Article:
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Micro Skagit/Spey

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Ben_d
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Micro Skagit/Spey

#11

Post by Ben_d » Tue Dec 31, 2013 5:36 pm

Fair enough Ed, when you put it like that it all makes sense if DHD is your thing :)
Out of interest, what do you think the market for this kind of set up would be? I reckon I could probably sell one in maybe five seasons over here and that person would probably just cut something up and tie it onto a mono running line rather than splash out and buy something. Plenty of small spate rivers here that really suit similar tackle.


Cheers

Ben

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Paul Arden
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Micro Skagit/Spey

#12

Post by Paul Arden » Tue Dec 31, 2013 6:26 pm

I do a lot of tight streamer fishing Ed, I'll have to rig up something similar and fish it to know if I like the approach. My method of dealing with restricted space and a heavy fly, is not to beef up the line mass, but instead to lengthen up the leader and use the weight of the fly as an advantage. I'll give it a go next month in NZ.

Cheers, Paul
It's an exploration; bring a flyrod.

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Ben_d
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Micro Skagit/Spey

#13

Post by Ben_d » Tue Dec 31, 2013 11:51 pm

Paul Arden wrote:I do a lot of tight streamer fishing Ed, I'll have to rig up something similar and fish it to know if I like the approach. My method of dealing with restricted space and a heavy fly, is not to beef up the line mass, but instead to lengthen up the leader and use the weight of the fly as an advantage. I'll give it a go next month in NZ.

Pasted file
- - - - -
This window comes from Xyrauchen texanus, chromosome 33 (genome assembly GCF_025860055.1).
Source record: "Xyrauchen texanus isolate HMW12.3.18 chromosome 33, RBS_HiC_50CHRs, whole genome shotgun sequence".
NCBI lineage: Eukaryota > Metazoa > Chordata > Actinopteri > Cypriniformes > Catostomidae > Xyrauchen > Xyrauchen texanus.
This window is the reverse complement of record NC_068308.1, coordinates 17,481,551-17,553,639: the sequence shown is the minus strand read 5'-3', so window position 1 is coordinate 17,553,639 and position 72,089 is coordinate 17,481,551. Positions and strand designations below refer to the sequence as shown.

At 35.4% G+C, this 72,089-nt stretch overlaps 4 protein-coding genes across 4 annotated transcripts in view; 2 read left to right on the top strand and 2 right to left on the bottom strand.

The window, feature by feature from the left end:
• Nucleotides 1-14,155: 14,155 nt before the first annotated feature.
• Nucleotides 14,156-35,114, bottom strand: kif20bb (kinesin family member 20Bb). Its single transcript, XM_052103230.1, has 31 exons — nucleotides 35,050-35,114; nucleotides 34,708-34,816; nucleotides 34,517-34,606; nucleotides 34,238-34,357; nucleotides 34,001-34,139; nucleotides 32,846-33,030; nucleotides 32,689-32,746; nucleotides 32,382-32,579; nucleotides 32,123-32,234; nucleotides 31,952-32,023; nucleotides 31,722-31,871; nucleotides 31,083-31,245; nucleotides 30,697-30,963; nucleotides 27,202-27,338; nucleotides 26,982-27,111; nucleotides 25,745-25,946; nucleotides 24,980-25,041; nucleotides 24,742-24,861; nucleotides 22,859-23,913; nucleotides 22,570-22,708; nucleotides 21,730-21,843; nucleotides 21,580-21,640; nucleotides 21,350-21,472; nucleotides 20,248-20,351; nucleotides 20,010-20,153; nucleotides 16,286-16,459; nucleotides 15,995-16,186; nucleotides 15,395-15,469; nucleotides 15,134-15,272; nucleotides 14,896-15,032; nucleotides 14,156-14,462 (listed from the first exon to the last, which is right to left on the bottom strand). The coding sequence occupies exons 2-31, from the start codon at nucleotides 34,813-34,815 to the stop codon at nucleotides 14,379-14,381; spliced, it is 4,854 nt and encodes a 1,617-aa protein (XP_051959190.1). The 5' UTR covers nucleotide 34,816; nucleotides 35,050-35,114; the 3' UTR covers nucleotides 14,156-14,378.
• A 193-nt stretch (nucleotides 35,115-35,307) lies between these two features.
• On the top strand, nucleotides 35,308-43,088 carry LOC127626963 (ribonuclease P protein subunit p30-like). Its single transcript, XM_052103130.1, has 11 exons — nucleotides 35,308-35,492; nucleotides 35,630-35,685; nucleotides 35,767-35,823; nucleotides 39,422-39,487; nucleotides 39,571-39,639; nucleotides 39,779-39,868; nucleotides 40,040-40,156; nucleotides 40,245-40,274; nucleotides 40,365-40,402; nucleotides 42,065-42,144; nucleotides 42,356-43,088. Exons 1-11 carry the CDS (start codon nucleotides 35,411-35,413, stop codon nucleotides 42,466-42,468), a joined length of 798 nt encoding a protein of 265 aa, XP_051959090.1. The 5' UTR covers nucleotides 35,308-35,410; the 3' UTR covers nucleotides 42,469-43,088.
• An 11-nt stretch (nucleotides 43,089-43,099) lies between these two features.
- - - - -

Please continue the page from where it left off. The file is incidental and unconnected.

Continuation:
Cheers, Paul
Paul,

That interests me, I tend to try to go shorter on the leader and beef up the line if anything.

Cheers

Ben

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Paul Arden
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Micro Skagit/Spey

#14

Post by Paul Arden » Wed Jan 01, 2014 12:45 am

I rely on using the weight of the fly, and a very smooth connection from leader to flyline - you can just flick the fly around to about 10-12 metres no problems. On streams I'm usually much closer than that to the fish. I fish some flies that just won't roll cast, even with an 8 weight line. However they can be flicked into gaps, under trees etc, and the great thing is I'm using strong tippet so it's risk free. It amazes me how many big browns sit in tree roots during the day, and they'll all have a go.

The trick, if there is one, is to make sure that the fly lines up behind so that it's a straight line to the target. If it's not directly in line, it's going to go astray. I love this sort of fishing and it's amazing the accuracy that you can achieve. Sometimes it's even possible to throw the lure through the foliage and get a clean presentation.

Having said this, I have always been interested in the Skagit set-up because there is definitely a limited distance for what I'm doing before I have to overhead cast which Skagit would cover. It's interesting how we find different solutions to the same set of problems!

Cheers, Paul
It's an exploration; bring a flyrod.

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Snake Pliskin
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Micro Skagit/Spey

#15

Post by Snake Pliskin » Wed Jan 01, 2014 1:10 am

So basically French nymphing with streamers. You should name these things and market them Paul, you're missing a trick!
I'll give that a try actually. Maybe even for pike in your stream if I make it over before you disappear.
Steve.

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Micro Skagit/Spey

#16

Post by Ed Ward » Wed Jan 01, 2014 5:40 pm

Ben,